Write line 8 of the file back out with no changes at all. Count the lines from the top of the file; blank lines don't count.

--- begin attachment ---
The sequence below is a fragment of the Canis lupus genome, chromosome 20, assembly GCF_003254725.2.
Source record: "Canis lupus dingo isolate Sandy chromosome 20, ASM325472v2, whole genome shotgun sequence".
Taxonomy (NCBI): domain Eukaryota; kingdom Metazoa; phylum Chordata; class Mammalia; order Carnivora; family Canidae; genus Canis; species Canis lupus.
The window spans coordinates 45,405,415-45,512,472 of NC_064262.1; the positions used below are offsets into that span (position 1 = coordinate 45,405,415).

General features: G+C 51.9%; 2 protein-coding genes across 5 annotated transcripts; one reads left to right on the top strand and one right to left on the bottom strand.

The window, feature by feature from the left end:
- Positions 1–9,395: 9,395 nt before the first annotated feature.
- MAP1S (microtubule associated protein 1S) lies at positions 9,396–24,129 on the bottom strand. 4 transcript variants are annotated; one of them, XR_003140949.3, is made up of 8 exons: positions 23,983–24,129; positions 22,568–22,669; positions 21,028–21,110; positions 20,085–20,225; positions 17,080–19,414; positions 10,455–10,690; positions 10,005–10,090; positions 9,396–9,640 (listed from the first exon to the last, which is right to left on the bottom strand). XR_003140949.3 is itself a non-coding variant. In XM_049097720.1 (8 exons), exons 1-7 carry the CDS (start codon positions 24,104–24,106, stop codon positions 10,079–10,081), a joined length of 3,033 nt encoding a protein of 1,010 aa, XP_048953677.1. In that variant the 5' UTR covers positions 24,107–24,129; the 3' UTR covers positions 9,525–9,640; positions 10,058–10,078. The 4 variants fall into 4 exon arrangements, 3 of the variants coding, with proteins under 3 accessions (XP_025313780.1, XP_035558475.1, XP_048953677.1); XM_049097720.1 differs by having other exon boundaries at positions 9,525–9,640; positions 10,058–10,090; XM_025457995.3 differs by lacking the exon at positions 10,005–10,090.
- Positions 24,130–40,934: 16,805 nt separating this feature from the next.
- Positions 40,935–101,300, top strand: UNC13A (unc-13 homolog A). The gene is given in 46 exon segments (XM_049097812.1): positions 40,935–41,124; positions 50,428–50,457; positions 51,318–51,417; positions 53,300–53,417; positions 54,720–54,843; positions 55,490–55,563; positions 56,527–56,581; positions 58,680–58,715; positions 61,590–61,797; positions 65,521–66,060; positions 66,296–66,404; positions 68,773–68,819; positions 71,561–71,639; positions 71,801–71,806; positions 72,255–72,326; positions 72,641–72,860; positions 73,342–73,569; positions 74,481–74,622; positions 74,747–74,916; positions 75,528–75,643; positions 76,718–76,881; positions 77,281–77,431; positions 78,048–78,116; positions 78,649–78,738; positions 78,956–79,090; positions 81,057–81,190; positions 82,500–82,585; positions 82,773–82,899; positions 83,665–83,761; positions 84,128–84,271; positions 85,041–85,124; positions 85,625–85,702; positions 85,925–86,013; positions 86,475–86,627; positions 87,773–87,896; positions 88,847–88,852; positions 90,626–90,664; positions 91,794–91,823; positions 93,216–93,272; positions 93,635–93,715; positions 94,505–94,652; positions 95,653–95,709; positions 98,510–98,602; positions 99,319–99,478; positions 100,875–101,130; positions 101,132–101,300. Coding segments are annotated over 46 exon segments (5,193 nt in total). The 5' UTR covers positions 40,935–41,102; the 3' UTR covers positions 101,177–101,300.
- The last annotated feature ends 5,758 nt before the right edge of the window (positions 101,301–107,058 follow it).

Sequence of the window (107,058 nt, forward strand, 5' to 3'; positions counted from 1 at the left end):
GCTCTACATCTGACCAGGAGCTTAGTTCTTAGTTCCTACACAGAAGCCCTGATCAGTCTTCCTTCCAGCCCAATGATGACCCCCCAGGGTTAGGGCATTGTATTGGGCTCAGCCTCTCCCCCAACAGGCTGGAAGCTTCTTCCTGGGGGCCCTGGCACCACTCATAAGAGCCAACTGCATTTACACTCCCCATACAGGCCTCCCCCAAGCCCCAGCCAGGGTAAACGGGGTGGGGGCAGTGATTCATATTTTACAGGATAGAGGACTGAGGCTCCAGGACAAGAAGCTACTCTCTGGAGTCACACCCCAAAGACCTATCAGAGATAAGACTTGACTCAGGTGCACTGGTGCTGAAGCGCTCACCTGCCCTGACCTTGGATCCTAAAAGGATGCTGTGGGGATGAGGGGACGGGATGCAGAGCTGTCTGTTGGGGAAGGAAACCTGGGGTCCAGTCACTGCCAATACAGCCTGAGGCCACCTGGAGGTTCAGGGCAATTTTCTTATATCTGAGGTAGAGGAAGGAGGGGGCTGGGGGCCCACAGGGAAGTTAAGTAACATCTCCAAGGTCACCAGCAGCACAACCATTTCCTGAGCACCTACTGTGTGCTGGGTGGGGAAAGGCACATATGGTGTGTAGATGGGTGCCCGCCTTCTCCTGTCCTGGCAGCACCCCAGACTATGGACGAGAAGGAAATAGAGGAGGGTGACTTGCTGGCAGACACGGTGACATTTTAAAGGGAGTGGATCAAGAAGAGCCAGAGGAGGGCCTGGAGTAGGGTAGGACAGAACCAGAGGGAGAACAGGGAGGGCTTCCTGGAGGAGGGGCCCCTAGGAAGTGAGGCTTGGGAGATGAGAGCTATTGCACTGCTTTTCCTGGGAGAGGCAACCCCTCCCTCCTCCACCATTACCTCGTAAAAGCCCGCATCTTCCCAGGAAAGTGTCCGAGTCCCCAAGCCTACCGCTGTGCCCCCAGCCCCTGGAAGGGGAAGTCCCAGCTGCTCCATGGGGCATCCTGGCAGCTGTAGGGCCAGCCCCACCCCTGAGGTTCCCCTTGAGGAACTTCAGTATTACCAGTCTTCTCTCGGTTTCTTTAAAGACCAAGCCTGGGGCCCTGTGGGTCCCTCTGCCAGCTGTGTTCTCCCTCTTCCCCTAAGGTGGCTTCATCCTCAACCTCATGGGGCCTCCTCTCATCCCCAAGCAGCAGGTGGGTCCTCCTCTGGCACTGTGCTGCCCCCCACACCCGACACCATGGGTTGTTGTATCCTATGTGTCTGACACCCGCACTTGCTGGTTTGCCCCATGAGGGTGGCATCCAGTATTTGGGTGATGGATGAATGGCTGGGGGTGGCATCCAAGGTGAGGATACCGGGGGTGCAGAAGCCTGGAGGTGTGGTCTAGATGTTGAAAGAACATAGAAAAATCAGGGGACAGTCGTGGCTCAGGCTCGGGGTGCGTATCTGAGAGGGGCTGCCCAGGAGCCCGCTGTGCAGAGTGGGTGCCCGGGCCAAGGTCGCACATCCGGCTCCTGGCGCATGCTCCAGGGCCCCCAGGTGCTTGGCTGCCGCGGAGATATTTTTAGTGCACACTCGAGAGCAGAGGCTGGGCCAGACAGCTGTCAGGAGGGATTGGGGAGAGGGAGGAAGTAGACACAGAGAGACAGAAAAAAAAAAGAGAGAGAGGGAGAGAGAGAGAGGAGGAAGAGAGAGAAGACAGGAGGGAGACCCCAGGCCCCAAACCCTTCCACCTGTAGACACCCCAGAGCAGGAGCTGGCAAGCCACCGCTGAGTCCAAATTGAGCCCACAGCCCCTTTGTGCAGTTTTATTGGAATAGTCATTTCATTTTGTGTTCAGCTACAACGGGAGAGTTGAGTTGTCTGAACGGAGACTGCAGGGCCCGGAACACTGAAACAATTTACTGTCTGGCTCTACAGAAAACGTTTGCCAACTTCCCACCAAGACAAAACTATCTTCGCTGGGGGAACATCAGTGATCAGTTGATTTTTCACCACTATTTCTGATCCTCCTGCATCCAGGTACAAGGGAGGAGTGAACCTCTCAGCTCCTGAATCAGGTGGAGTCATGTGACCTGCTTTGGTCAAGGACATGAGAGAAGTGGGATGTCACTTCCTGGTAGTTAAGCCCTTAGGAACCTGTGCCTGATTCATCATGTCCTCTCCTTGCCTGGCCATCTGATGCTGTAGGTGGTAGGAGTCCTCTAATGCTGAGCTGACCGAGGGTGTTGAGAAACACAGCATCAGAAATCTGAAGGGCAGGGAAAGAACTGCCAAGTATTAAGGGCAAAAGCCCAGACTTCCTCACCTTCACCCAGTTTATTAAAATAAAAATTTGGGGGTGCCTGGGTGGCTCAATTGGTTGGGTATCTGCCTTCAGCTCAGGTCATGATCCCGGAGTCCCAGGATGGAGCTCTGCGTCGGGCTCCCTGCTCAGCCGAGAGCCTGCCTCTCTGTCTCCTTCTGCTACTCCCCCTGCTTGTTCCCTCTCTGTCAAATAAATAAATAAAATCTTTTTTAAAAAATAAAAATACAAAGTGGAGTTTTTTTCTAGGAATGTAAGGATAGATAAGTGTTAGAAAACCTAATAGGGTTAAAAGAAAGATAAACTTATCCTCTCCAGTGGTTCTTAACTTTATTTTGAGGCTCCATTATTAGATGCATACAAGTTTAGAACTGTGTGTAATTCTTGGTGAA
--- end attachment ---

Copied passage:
- MAP1S (microtubule associated protein 1S) lies at positions 9,396–24,129 on the bottom strand. 4 transcript variants are annotated; one of them, XR_003140949.3, is made up of 8 exons: positions 23,983–24,129; positions 22,568–22,669; positions 21,028–21,110; positions 20,085–20,225; positions 17,080–19,414; positions 10,455–10,690; positions 10,005–10,090; positions 9,396–9,640 (listed from the first exon to the last, which is right to left on the bottom strand). XR_003140949.3 is itself a non-coding variant. In XM_049097720.1 (8 exons), exons 1-7 carry the CDS (start codon positions 24,104–24,106, stop codon positions 10,079–10,081), a joined length of 3,033 nt encoding a protein of 1,010 aa, XP_048953677.1. In that variant the 5' UTR covers positions 24,107–24,129; the 3' UTR covers positions 9,525–9,640; positions 10,058–10,078. The 4 variants fall into 4 exon arrangements, 3 of the variants coding, with proteins under 3 accessions (XP_025313780.1, XP_035558475.1, XP_048953677.1); XM_049097720.1 differs by having other exon boundaries at positions 9,525–9,640; positions 10,058–10,090; XM_025457995.3 differs by lacking the exon at positions 10,005–10,090.